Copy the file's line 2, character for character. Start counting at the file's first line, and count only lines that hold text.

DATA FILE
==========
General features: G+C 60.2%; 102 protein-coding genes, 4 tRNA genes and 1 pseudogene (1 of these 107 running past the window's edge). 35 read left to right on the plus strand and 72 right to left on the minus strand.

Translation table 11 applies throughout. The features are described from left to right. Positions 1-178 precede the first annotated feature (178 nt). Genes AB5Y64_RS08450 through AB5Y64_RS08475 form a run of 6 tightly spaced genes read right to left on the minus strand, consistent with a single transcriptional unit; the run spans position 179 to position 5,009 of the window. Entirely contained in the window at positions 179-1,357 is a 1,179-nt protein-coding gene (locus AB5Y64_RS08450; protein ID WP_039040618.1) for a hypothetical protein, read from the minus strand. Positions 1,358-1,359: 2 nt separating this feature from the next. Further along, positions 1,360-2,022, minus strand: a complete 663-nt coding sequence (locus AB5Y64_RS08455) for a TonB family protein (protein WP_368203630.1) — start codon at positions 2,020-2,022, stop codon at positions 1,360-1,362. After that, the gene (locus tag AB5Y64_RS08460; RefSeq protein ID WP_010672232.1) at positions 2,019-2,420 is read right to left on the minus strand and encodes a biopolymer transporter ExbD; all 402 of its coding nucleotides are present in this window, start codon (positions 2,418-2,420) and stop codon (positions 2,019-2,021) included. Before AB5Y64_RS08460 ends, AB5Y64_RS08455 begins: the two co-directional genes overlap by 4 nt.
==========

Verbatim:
Translation table 11 applies throughout. The features are described from left to right. Positions 1-178 precede the first annotated feature (178 nt). Genes AB5Y64_RS08450 through AB5Y64_RS08475 form a run of 6 tightly spaced genes read right to left on the minus strand, consistent with a single transcriptional unit; the run spans position 179 to position 5,009 of the window. Entirely contained in the window at positions 179-1,357 is a 1,179-nt protein-coding gene (locus AB5Y64_RS08450; protein ID WP_039040618.1) for a hypothetical protein, read from the minus strand. Positions 1,358-1,359: 2 nt separating this feature from the next. Further along, positions 1,360-2,022, minus strand: a complete 663-nt coding sequence (locus AB5Y64_RS08455) for a TonB family protein (protein WP_368203630.1) — start codon at positions 2,020-2,022, stop codon at positions 1,360-1,362. After that, the gene (locus tag AB5Y64_RS08460; RefSeq protein ID WP_010672232.1) at positions 2,019-2,420 is read right to left on the minus strand and encodes a biopolymer transporter ExbD; all 402 of its coding nucleotides are present in this window, start codon (positions 2,418-2,420) and stop codon (positions 2,019-2,021) included. Before AB5Y64_RS08460 ends, AB5Y64_RS08455 begins: the two co-directional genes overlap by 4 nt.